Editorial | Take care of the families

The death of a doctor in Kashmir who succumbed to covid infection has once again brought to the limelight the perils against which the health workers are performing their duties in the current crisis. While it is tragic that we are losing lives to this pandemic everyday, the death of a doctor underlines  a far bigger crisis in the healthcare system. It is the second such death, as we lost a doctor some time earlier to the same dreadful pandemic. Both these deaths are very shocking to the people, as they are for the fellow colleagues in the department.  Here, the question of providing defence to the defenders pops up. With that comes another question, and that is about the dependants left behind by the deceased.  While the question of upgrading facilities for the doctors and other medical staff has been raised repeatedly, the other question is being asked only dimly. The fact of the matter is that this pandemic is a natural disaster.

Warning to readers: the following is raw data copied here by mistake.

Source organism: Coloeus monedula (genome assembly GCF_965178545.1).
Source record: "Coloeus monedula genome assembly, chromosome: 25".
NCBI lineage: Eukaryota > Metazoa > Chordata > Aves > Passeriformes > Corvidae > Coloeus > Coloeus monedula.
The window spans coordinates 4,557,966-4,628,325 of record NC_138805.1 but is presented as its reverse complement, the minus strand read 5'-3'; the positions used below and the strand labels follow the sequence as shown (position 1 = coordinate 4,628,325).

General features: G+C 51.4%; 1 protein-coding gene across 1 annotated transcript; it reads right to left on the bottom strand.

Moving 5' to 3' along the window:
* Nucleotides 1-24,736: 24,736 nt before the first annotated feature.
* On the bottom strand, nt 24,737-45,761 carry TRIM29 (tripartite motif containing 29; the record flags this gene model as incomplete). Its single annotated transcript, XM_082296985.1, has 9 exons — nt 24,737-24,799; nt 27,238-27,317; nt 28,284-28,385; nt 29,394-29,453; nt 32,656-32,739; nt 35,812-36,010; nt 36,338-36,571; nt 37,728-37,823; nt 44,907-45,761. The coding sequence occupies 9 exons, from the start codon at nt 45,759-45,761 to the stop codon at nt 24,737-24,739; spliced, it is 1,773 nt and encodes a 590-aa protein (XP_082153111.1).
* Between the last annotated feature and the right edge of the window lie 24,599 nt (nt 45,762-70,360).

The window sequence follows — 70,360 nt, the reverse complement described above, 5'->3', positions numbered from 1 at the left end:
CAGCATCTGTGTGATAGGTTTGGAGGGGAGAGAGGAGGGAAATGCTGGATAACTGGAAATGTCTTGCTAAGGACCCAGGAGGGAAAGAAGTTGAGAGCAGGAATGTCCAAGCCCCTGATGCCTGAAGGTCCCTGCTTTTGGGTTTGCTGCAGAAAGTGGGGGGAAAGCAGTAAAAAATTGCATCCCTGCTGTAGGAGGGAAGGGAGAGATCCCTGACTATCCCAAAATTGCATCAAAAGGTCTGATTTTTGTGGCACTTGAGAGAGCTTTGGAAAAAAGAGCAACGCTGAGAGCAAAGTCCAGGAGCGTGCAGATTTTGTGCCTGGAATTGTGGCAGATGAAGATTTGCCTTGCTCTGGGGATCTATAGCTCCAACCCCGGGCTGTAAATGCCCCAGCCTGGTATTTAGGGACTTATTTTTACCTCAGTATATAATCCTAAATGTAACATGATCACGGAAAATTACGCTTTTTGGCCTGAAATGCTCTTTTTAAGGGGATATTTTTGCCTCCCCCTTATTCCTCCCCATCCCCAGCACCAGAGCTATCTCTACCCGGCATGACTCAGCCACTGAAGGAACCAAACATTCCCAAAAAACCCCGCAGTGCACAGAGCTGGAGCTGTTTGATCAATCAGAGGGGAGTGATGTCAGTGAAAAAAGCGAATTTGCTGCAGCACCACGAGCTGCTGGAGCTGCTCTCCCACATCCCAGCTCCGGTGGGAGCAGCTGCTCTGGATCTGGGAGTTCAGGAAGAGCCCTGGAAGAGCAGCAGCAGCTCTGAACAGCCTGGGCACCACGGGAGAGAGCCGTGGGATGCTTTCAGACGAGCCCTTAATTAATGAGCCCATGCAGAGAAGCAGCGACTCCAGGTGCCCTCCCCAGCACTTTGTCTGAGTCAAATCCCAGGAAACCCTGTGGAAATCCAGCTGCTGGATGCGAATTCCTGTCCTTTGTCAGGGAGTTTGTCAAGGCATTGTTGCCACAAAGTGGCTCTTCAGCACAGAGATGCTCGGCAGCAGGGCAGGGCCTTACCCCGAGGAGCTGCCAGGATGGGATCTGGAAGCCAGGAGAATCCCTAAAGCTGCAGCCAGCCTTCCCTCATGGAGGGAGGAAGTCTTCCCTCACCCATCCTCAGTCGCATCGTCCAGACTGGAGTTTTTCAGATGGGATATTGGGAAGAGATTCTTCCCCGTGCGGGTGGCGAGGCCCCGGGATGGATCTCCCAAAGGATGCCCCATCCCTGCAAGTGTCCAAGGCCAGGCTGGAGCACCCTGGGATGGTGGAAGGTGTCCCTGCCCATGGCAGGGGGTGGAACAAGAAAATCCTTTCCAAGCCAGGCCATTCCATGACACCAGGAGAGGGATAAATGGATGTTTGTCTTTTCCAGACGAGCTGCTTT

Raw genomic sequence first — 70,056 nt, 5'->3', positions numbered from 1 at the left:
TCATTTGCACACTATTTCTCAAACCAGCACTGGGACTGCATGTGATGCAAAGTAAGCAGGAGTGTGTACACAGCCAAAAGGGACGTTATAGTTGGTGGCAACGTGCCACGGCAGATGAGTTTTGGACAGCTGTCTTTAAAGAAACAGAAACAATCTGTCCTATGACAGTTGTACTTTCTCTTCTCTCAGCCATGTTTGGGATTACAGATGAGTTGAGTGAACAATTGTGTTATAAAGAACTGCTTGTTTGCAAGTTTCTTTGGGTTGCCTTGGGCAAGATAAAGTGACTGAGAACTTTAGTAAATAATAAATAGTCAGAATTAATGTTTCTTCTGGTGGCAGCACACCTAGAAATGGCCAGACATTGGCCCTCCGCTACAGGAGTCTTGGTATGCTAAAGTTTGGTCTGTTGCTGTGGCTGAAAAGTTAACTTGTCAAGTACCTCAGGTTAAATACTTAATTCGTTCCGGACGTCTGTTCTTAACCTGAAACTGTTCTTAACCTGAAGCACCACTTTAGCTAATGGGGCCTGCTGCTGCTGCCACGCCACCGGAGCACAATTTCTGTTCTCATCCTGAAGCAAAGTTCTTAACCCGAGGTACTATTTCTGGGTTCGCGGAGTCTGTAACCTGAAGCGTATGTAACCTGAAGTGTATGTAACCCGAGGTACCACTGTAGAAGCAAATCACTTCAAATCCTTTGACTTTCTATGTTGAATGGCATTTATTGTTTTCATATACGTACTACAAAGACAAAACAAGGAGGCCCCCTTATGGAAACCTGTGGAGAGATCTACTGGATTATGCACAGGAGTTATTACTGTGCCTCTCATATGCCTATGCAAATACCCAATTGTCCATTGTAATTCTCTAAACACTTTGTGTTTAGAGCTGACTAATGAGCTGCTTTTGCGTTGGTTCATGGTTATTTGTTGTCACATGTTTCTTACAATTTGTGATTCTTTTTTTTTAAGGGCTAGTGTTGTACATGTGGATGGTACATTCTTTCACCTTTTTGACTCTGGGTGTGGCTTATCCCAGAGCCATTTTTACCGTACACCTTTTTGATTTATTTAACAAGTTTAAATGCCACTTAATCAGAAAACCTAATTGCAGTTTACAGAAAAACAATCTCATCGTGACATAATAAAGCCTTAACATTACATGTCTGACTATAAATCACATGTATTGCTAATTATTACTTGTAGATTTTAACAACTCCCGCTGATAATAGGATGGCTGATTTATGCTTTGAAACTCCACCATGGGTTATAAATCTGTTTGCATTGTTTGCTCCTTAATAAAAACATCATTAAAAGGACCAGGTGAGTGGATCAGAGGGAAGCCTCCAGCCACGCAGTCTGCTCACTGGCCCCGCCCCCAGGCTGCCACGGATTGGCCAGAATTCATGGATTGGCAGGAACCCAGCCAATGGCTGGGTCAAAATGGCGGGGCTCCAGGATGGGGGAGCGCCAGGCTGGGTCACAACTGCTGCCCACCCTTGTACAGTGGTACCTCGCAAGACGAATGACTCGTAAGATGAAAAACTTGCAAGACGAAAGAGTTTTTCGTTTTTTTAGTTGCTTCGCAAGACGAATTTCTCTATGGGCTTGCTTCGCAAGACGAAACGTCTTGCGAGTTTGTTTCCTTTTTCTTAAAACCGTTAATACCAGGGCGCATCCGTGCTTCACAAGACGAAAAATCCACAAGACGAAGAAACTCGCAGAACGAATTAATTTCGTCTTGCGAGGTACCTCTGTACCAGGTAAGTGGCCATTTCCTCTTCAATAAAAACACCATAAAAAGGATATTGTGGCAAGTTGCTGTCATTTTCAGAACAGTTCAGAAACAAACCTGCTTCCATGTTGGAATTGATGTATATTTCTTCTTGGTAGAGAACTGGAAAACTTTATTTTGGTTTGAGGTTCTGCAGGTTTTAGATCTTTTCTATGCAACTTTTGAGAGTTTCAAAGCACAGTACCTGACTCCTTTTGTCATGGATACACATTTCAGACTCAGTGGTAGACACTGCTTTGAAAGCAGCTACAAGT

Like other natural disasters it has affected human lives and human possessions. It is a usual practice that governments compensate the affected people in any disaster. Here also government must come up with a formidable plan to take care of the affected families.  In case of government employees the defences are quite robust, and the families are taken care of through various means, the biggest being the post-death service benefits, and the regular pension. But those who are not government employees fall on difficult conditions. These are the families that are devastated beyond description.  As part of social security net, and also as part of disaster management, the death of earning hands in this pandemic needs to be given a special attention. Such families not only mourn the loss of their members, but also stare at a ruined future. They have nothing to fall back upon, in most of the cases. It is the duty of the government to announce some package for such families, and make sure that penury doesn’t drown the future of such families.